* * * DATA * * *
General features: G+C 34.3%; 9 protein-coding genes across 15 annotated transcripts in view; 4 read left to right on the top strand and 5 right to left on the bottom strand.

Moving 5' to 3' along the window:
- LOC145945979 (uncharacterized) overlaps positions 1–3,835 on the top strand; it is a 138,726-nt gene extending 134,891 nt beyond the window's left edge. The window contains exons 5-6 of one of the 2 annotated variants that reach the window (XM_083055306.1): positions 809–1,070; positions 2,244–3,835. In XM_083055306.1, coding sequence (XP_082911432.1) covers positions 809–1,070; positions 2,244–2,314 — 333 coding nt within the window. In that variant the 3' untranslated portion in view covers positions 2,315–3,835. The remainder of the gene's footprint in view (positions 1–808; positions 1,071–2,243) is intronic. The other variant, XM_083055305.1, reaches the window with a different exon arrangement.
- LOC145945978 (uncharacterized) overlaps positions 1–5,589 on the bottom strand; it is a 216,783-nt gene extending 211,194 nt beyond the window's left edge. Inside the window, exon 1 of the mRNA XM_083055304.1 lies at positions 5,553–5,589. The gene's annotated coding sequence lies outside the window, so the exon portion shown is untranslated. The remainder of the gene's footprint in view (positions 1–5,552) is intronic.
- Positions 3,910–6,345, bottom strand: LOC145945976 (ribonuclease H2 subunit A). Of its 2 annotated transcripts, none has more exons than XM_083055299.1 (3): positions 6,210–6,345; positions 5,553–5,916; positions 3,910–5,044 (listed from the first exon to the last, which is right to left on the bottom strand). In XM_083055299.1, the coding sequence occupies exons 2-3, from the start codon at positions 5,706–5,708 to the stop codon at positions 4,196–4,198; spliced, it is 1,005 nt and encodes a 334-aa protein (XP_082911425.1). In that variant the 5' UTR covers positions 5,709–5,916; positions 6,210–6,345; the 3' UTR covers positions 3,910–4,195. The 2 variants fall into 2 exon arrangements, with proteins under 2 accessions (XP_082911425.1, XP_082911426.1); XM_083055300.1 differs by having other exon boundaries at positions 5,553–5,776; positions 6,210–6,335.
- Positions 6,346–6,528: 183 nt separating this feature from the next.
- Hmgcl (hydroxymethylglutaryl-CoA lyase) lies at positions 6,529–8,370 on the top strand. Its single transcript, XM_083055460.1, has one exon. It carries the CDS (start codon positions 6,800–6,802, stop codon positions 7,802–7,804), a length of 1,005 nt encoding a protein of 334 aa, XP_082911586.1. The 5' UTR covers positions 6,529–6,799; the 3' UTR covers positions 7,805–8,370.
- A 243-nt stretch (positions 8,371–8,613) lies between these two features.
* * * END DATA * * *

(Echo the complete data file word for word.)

General features: G+C 34.3%; 9 protein-coding genes across 15 annotated transcripts in view; 4 read left to right on the top strand and 5 right to left on the bottom strand.

Moving 5' to 3' along the window:
- LOC145945979 (uncharacterized) overlaps positions 1–3,835 on the top strand; it is a 138,726-nt gene extending 134,891 nt beyond the window's left edge. The window contains exons 5-6 of one of the 2 annotated variants that reach the window (XM_083055306.1): positions 809–1,070; positions 2,244–3,835. In XM_083055306.1, coding sequence (XP_082911432.1) covers positions 809–1,070; positions 2,244–2,314 — 333 coding nt within the window. In that variant the 3' untranslated portion in view covers positions 2,315–3,835. The remainder of the gene's footprint in view (positions 1–808; positions 1,071–2,243) is intronic. The other variant, XM_083055305.1, reaches the window with a different exon arrangement.
- LOC145945978 (uncharacterized) overlaps positions 1–5,589 on the bottom strand; it is a 216,783-nt gene extending 211,194 nt beyond the window's left edge. Inside the window, exon 1 of the mRNA XM_083055304.1 lies at positions 5,553–5,589. The gene's annotated coding sequence lies outside the window, so the exon portion shown is untranslated. The remainder of the gene's footprint in view (positions 1–5,552) is intronic.
- Positions 3,910–6,345, bottom strand: LOC145945976 (ribonuclease H2 subunit A). Of its 2 annotated transcripts, none has more exons than XM_083055299.1 (3): positions 6,210–6,345; positions 5,553–5,916; positions 3,910–5,044 (listed from the first exon to the last, which is right to left on the bottom strand). In XM_083055299.1, the coding sequence occupies exons 2-3, from the start codon at positions 5,706–5,708 to the stop codon at positions 4,196–4,198; spliced, it is 1,005 nt and encodes a 334-aa protein (XP_082911425.1). In that variant the 5' UTR covers positions 5,709–5,916; positions 6,210–6,345; the 3' UTR covers positions 3,910–4,195. The 2 variants fall into 2 exon arrangements, with proteins under 2 accessions (XP_082911425.1, XP_082911426.1); XM_083055300.1 differs by having other exon boundaries at positions 5,553–5,776; positions 6,210–6,335.
- Positions 6,346–6,528: 183 nt separating this feature from the next.
- Hmgcl (hydroxymethylglutaryl-CoA lyase) lies at positions 6,529–8,370 on the top strand. Its single transcript, XM_083055460.1, has one exon. It carries the CDS (start codon positions 6,800–6,802, stop codon positions 7,802–7,804), a length of 1,005 nt encoding a protein of 334 aa, XP_082911586.1. The 5' UTR covers positions 6,529–6,799; the 3' UTR covers positions 7,805–8,370.
- A 243-nt stretch (positions 8,371–8,613) lies between these two features.